EU’s top diplomat for speeding up free trade talks with Indonesia
Jakarta, Jun 2 (EFE).- The European Union’s top diplomat Wednesday called for speeding up the negotiations on a free trade agreement with Indonesia.
Josep Borrell, the EU High Representative for Foreign Affairs and Security Policy, was speaking to reporters in a news conference with Indonesian Foreign Minister Retno Marsudi in Jakarta during his official visit to the country that will conclude on Friday.
“The history of mankind in the 21st century will be written in the Indo-Pacific area. They have to be aware of that. They have to be aware that the center of gravity or the world is no longer in the middle of Europe. Its here in the Pacific, the so-called Indo-Pacific,” Borrell said.
“And the Asean countries in general, and Indonesia, in particular, will be playing a very important role in this evolution. We have to pay more attention, we have to engage more with you. We have to know each other better and we have to cooperate more.”
Recalling that the EU and Indonesia have been negotiating a free trade agreement called the Comprehensive Economic Partnership Agreement (CEPA) for six years, Borrell said the two sides should not wait another six years to complete it.
The EU is the fifth largest trading partner of Indonesia, the largest economy of the Association of Southeast Asian Nations (Asean), and the most populous country in the region, with 270 million inhabitants.
Trade between the two amounted to some 20.6 billion euros ($25.13 billion) last year, of which 7.2 billion euros corresponded to European exports and 13.3 billion euros to imports from Indonesia.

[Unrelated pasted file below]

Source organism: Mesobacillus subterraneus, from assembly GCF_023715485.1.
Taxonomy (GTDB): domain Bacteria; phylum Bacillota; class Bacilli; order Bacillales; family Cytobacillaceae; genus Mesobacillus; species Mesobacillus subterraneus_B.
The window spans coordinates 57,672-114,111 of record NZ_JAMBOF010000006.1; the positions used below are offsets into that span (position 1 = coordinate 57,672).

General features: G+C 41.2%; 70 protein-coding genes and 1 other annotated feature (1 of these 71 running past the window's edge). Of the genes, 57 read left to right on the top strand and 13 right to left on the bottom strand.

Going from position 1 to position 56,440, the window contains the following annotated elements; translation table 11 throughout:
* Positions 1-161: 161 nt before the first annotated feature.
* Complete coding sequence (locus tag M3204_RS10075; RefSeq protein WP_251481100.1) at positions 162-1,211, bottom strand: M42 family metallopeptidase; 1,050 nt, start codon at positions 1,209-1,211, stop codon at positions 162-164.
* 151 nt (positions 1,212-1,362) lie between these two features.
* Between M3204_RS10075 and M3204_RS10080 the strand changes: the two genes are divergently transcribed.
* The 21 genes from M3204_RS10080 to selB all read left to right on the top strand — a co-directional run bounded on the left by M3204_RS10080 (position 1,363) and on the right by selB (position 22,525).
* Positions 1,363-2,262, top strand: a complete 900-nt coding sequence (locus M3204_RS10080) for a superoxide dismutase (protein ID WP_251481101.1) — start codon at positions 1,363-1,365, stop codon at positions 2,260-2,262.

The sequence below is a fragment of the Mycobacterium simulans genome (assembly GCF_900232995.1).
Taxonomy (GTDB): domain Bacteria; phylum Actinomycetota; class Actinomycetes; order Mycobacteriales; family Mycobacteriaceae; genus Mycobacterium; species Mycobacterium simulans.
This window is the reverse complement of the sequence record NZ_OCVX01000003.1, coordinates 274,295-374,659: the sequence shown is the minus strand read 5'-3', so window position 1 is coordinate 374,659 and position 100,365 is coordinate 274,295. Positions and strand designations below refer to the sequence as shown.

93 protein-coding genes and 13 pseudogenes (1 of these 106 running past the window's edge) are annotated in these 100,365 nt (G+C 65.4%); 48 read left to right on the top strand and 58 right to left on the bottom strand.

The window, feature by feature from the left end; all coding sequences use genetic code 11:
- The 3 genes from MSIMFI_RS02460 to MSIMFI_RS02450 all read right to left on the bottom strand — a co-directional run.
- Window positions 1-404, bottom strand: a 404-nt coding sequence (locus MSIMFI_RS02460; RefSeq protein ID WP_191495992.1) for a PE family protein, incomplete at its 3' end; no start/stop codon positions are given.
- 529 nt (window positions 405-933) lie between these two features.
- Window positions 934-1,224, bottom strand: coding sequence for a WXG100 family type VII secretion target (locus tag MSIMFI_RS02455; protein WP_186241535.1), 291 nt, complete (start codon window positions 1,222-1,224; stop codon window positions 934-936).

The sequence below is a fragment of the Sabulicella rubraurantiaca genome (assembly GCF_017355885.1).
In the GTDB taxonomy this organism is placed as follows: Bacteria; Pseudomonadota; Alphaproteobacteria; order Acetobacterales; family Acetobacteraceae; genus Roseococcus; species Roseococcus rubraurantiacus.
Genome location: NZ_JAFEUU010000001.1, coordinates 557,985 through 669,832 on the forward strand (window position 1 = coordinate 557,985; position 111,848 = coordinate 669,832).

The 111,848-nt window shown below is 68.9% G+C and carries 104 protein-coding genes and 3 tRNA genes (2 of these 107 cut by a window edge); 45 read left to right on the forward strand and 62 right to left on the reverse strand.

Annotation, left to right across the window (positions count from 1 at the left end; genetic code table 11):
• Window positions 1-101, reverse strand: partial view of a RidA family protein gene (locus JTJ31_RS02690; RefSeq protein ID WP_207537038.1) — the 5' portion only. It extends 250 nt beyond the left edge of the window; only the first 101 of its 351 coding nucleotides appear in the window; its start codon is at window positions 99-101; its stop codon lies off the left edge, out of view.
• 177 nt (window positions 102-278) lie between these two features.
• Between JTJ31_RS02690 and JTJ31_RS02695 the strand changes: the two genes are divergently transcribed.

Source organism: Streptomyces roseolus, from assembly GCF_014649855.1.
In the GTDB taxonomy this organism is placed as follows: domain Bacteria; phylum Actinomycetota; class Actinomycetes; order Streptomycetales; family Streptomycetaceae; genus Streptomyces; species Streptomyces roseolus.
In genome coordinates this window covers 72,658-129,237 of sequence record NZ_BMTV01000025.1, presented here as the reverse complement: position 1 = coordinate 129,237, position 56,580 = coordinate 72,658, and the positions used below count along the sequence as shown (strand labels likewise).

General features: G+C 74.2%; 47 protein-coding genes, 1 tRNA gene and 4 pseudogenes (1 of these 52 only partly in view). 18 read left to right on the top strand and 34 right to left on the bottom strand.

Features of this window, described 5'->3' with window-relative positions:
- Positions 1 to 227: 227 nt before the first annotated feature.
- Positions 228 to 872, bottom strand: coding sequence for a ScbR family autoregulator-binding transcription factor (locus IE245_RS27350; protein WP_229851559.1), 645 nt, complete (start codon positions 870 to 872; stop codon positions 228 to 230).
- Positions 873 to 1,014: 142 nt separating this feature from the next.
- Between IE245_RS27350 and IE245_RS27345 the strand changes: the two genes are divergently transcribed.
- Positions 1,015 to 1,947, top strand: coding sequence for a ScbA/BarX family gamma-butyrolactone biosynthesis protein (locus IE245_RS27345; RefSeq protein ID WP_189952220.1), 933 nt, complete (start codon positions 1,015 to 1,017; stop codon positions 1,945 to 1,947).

Borrell acknowledged the EU’s differences with Indonesia, including the controversy over Indonesian palm oil, which has been affected by the bloc’s sustainability policies.
“It is not a ban. It is a problem about sustainability that we have to solve together.”
Borrell acknowledged the importance of palm oil for the Indonesian economy and its role in reducing poverty.
The EU representative also spoke about Covid-19 vaccination the gap between rich and developing nations due to the shortage of jabs.
He said the EU had exported half of the vaccines it produced to ease the problem of shortages and stressed that the United Kingdom and the United States have exported “almost nothing.”
The EU exported 200 million doses and agreed to donate another 100 million jabs to combat the pandemic in the least developed countries, the EU official said.
The European diplomat said he agreed with the Indonesian minister that recognizing the two-state theory could only solve the Palestinian-Israeli conflict.
He warned that the stance was just rhetoric if no steps were taken to make it a reality. EFE